Despite how cheap the drug is, financing it can be problematic for governments with limited resources. “There are a lot of trade-offs in a health budget, so prioritising newborn health and then prioritising chlorhexidine – that’s a struggle since the budgets don’t seem to be able to expand very much year to year,” said Coffey.
“Trials in Tanzania and Zambia found no significant impact of chlorhexidine use on infant mortality”
Once funding is secured, the political structures of each country can have a large impact. “In countries where health systems are devolved, actual implementers or procurers of product are at a sub-national level, like a district,” said Mutsumi Metzler, a senior commercialisation officer in the Devices and Tools Program at PATH.
“In some countries, the coordination between national-level policy and the implementation is going well, but not in others,” she said. “There is a time lapse in those countries.”
In order to facilitate its widespread use in a country, chlorhexidine needs to be added to its Essential Medicines List (EML), which is the responsibility of each individual government. In 2013, the World Health Organisation added CHX to its Model List of Essential Medicines for Children, and formally recommended its use in postnatal care.
But it hasn’t helped everywhere
In spite of these international recommendations, a trial in Tanzania and another in Zambia both found no significant impact of chlorhexidine use on infant mortality, directly contradicting the positive trials in South Asia.
Researchers have put forward a number of explanations for this. Where the birth happens could be key, as 53% of newborn babies in the Tanzania study and 63% in the Zambia study were born in hospitals, whereas fewer than 20% in the south Asian studies were at health facilities. Meanwhile, only 7% of infants were of low birth weight in Zambia compared with nearly a third of those in the Nepal and Bangladesh studies. Also, the Zambia study gave information about newborn umbilical cord care to both the chlorhexidine and control groups, which may have influenced the results.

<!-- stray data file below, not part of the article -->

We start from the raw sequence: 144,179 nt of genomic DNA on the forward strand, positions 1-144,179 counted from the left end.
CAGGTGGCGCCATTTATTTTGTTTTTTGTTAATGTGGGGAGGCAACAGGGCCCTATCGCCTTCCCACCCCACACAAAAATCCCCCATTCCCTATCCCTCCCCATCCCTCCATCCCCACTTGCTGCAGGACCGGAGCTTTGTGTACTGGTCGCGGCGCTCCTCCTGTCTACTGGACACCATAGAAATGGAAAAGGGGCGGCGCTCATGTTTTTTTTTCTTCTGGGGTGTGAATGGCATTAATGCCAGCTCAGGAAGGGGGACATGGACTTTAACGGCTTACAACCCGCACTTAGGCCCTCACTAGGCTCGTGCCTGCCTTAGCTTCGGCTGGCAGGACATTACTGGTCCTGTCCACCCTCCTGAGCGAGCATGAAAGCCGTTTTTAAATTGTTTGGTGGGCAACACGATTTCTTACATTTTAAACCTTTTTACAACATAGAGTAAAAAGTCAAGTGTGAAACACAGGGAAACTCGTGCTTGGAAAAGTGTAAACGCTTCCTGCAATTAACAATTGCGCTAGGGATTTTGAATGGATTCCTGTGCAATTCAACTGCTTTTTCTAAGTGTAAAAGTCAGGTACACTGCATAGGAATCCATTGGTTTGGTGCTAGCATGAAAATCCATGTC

While neither African study recommended the WHO should necessarily change course, they cast doubt on whether chlorhexidine has the desired effects in less extreme contexts, and therefore whether the one million figure is a realistic one. The results certainly highlight the need to conduct more analysis to properly explain the differences, which should serve to inform future action.
By extension, there’s a question as to whether all governments should spend the money. Unsurprisingly, Tanzania decided against it. “We clearly laid out the evidence for them and then respected their decision as to whether they wanted to move forward with the intervention,” said Coffey. In Nigeria, on the other hand, the Federal Ministry of Health trusted the Nepal results and launched a large-scale plan in 2016 to make the immediate application of chlorhexidine a national standard of care.
While it’s important to get to grips with these inconsistent results, the remarkably low costs of scaling chlorhexidine – saving one million lives has been forecasted cost $81 million internationally from 2015-30 – may well make it a risk worth taking for countries struggling to grapple with poor neonatal health.
(Picture credit: UN Photo/Kibae Park)